pagkamapilit, pagpupumilit; pagtitiyaga, pagtataman; pananatili, pamamalagi; sigasig, sigsa
Ang kulit niya!
He/She just keeps nagging me, bothering me.
♥ See her home. If you can’t see her to the door, call or text to make sure that she got in safely. Always express your concern for her safety.
♥ If she’s carrying anything, offer to carry it for her. Ako na ang magdadala. (I’ll carry it.)
♥ Ask a Filipina at least twice because out of modesty she will refuse the first time. If you don’t bother asking a second time, she will assume you’re not really interested in her.
Ang pamahiin ay paniniwala na hindi nakabatay sa katwiran o kaalaman. A superstition is a belief with no basis in reason or knowledge.
May pamahiin na nagsasabing ang mga sugat na natamo sa Mahal na Araw ay hindi kailanman gagaling. There is a superstition that says that a wound suffered during Good Friday will never ever heal.
The word suyod is likely Chinese in origin.
Sungka is a popular game in the Philippines. It involves dropping shells or stones into large holes on a long canoe-shaped board.
This game is called mancala in the US. It is also known as “count and capture” or “sowing game” in English. The latter moniker is because seeds are sometimes used instead of shells or stones. Filipinos ordinarily use cowrie shells. Continue reading “SUNGKA”
Usog is a Filipino superstition that attributes an illness to the greeting of a stranger. It is believed that young children are susceptible to usog.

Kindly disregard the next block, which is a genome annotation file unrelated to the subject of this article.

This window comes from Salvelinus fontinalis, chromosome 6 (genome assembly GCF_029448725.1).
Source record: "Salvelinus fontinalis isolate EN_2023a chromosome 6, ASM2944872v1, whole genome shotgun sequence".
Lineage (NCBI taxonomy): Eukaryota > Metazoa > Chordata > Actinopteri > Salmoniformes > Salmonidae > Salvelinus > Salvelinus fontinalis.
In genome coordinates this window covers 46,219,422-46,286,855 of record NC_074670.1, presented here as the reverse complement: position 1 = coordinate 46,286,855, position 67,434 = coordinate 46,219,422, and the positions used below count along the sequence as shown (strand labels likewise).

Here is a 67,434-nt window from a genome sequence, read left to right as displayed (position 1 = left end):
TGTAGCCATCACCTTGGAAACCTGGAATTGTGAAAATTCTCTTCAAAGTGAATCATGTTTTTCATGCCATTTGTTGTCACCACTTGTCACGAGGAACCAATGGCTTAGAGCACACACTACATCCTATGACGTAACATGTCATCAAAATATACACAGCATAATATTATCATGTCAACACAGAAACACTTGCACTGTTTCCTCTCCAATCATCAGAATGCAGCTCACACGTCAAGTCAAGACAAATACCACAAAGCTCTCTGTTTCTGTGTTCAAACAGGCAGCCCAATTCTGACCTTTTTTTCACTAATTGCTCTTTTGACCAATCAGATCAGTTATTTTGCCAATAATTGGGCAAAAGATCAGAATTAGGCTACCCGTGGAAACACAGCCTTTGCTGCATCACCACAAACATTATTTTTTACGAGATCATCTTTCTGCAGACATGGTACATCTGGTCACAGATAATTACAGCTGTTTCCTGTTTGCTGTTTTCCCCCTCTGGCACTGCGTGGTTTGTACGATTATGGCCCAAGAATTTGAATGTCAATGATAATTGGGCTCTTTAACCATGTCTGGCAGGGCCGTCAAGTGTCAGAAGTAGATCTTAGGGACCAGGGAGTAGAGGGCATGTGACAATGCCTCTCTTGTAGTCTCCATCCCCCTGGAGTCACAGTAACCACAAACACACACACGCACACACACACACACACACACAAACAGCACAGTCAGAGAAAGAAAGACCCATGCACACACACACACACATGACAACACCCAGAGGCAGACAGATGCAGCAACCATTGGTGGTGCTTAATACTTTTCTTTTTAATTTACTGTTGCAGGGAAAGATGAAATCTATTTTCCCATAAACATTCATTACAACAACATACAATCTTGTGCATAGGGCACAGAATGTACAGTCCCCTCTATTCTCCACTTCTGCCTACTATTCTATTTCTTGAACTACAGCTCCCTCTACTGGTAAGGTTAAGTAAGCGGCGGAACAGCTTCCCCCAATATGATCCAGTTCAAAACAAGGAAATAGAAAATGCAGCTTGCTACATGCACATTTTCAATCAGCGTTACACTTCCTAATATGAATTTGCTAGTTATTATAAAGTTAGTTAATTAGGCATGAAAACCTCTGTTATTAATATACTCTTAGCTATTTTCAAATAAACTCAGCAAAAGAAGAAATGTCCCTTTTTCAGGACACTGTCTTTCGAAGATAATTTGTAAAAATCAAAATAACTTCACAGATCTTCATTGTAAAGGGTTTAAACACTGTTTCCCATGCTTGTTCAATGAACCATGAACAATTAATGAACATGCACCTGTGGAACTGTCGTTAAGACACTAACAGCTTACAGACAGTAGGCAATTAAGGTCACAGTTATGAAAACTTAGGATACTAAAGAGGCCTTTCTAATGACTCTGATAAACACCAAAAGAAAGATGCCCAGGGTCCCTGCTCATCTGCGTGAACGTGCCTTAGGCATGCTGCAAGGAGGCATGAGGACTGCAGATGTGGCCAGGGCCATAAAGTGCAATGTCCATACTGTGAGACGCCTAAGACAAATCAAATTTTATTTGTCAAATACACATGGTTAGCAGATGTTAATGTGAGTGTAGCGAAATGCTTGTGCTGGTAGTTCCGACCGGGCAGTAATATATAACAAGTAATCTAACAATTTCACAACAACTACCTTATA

If after encountering a stranger, a child develops a fever, the stranger is sought out and asked to wipe his or her saliva on the child’s forehead, chest or abdomen.
Filipino parents worry when they catch a stranger expressing fondness for their child or even just looking fondly at their child. If the stranger senses this, the stranger will sometimes say Pwera usog… (“excluding usog“) meaning he/she understands that the parents are worried of usog.
If parents get really anxious, they will ask the stranger to lawayan ang bata (place saliva on the child) para hindi mausog (in order not to be victim of usog).
Ang pasalubong ay isang alaala o “souvenir” na ibinigay ng bagong dating na galing sa paglalakbay sa ibang pook o bansa.
root word: salubong (to welcome)
When Filipinos go on a trip or live overseas, they are expected to bring back gifts on their return. That’s pasalubong!
It’s a big deal. If you don’t bring pasalubong to people who welcome you, they’ll think you never thought of them while you were away.
The Filipino word for ‘religion’ is relihiyon.
The Philippines is a predominantly Christian nation as a result of 300 years of Spanish rule.
There is a Philippine Independent Church, known as Iglesia Filipina Independiente or Aglipayan Church (after its first head Gregorio Aglipay); it is affiliated with the Anglican Communion.
Another independent church was founded in 1914 by Felix Manalo; it is a unitarian religious organization known as Iglesia ni Cristo.
Missionaries of the Jehovah’s Witnesses arrived in the Philippines during the American colonial rule (1898-1945). There are now 150,000 members in the country.
The Church of Jesus Christ of Latter-Day Saints has 600,000 Mormon members in the Philippines.